There’s a photo of a sad-looking girl sitting at a school desk on a new flier being circulated by Richmond mayoral candidate Levar Stoney.
"Jack Berry voted for a plan to cut $23.8 million from our public schools," the handbill states in capital letters.
Berry also is among the seven candidates in the mayor’s race. He’s held a number of key administrative posts in the Richmond region but never has held elective office. So we wondered if he had, indeed, voted to cut millions from city schools, as Stoney said.
Footnotes on Stoney’s flier base the claim on an April 17, 2012, article in the Richmond Times-Dispatch that updated a funding feud between Mayor Dwight C. Jones and the city’s School Board.
The controversy began in February 2012, when the board passed a school budget with $263.7 million in projected expenses but only $239.9 million in projected revenues.
Rather than cut expenses, the board opted to approve its underfunded budget and ask Jones and the Richmond City Council to make up the difference.
Jones responded in March by appointing a task force of 11 public and private executives to look for savings in the School Board’s budget that wouldn’t hurt classroom instruction. Berry, a former Richmond budget director, was one of the appointees.
The panel hired two outside consultants, including former Richmond City Manager Robert C. Bobb, to find possible short- and long-term cuts. The consultants’ $35,000 fee was paid by the Greater Richmond Chamber Foundation.
On April 16, 2012, the panel voted 10-1 to recommend $23.8 million in cuts to the School Board’s proposed budget. Berry voted with the majority.
An article in the next day’s Times-Dispatch - footnoted in Stoney’s flier - said the task force "leaned heavily" on the consultant’s recommendations in finalizing its list of proposed cuts. The list included:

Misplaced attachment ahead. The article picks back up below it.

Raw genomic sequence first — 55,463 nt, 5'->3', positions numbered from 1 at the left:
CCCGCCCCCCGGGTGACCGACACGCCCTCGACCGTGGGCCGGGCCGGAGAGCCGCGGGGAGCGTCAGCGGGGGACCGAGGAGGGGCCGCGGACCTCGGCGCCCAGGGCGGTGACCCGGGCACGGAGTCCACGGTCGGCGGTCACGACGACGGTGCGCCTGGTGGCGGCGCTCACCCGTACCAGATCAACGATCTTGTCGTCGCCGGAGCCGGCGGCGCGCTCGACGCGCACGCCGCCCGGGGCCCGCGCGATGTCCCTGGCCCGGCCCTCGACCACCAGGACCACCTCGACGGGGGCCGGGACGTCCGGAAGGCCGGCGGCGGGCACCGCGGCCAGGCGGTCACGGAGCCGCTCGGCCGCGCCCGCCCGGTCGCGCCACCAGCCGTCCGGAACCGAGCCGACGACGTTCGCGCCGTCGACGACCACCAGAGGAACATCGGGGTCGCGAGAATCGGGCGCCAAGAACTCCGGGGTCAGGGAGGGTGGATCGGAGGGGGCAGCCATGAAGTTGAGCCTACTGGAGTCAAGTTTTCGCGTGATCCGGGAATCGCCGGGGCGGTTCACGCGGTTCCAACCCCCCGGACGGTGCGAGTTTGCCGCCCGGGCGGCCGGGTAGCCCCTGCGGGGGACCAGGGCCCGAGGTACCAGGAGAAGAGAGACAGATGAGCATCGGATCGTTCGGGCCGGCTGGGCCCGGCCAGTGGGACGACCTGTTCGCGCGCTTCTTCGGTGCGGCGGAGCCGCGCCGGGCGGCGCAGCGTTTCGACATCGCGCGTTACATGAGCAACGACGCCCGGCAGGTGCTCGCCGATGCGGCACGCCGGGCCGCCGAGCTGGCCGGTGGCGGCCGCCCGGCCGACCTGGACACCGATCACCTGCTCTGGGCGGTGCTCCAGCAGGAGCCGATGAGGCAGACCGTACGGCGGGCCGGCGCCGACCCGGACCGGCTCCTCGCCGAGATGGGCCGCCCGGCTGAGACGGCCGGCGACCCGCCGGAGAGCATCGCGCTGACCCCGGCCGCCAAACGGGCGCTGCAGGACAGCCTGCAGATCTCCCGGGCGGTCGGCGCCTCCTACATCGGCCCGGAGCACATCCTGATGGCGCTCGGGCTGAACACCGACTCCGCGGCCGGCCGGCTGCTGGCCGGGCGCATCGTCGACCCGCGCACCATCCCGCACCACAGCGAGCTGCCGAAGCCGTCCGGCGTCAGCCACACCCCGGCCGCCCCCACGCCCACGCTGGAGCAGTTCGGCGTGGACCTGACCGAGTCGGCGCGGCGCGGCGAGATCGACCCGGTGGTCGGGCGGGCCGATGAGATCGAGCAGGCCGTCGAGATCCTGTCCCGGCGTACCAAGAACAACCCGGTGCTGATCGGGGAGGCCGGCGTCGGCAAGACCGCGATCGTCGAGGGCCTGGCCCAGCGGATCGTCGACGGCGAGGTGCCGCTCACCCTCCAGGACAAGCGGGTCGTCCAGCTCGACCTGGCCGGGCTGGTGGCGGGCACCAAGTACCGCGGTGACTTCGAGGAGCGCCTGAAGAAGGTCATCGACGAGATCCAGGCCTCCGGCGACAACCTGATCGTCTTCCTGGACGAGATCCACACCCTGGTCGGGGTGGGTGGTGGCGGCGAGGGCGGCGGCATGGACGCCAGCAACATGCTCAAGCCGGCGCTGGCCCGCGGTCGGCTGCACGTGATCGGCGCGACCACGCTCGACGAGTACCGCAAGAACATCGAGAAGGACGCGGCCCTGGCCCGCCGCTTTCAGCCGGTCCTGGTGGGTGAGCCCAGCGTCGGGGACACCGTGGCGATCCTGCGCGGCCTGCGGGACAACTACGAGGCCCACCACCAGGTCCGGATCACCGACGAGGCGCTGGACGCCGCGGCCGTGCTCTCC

•cutting 20 teacher positions;
•cutting 25 teacher aides;
•cutting 50 non-teacher positions;
•imposing three furlough days;
•changing various health care benefits;
•changing the structure of plant service and security; and
•eliminating the employee bonus pool.
Stoney’s flier calls the package of cuts "Berry’s plan," but there’s nothing in The Times-Dispatch’s coverage that suggests he was the mastermind. To the contrary, the article cited by Stoney says the task force "heavily leaned" on the recommendations of its consultants in finalizing its list of proposed cuts. It also should be noted that Berry was not one of the two people Jones appointed as co-chairmen of the panel.
A week later, Jones asked City Council to contribute an additional $5.1 million for education - far below the extra $23.8 million the School Board sought. The mayor rejected the task force’s recommendations for furlough days and eliminating health benefits for the school system’s pre-Medicare retirees. The council increased that amount to $5.6 million.
In the end, Richmond schools were left with a $250 million budget for the 2012-13 school year, anchored by a $129.4 million appropriation from the City Council and with the rest coming from state and federal sources. That was slightly higher than the $249.1 million for the 2011-12 school year, which included $123.8 million in city funds.
Stoney’s flier says, "Jack Berry voted for a plan to cut $23.8 million from our schools."
The Richmond School Board passed a budget in 2012 that exceeded its revenues by $23.8 million and asked the city to make up the difference.
Mayor Jones refused and appointed an 11-member advisory committee, which included Berry, to find savings. The panel voted 10-1, with Berry’s support, to recommend a plan that itemized $23.8 million in cuts to the board’s proposed budget. The City Council largely adopted that plan.
Stoney’s statement suggests that Berry had an official role in the budget deliberations. He didn’t. Berry served as an adviser to the mayor with instructions to find efficiencies. He didn’t have a say in the actual appropriation of city funds for education; that remained in the hands of the City Council.
It’s also misleading to say, as Stoney does, that the plan "cut" $23.8 million from schools. Most of that sum was hoped-for new money from the City Council that the School Board never received.
So Stoney’s statement contains an element of truth but ignores important facts that would give a different impression. We rate it Mostly False.https://www.sharethefacts.co/share/23f24b7a-2d34-4c7d-9f00-81e65e12263b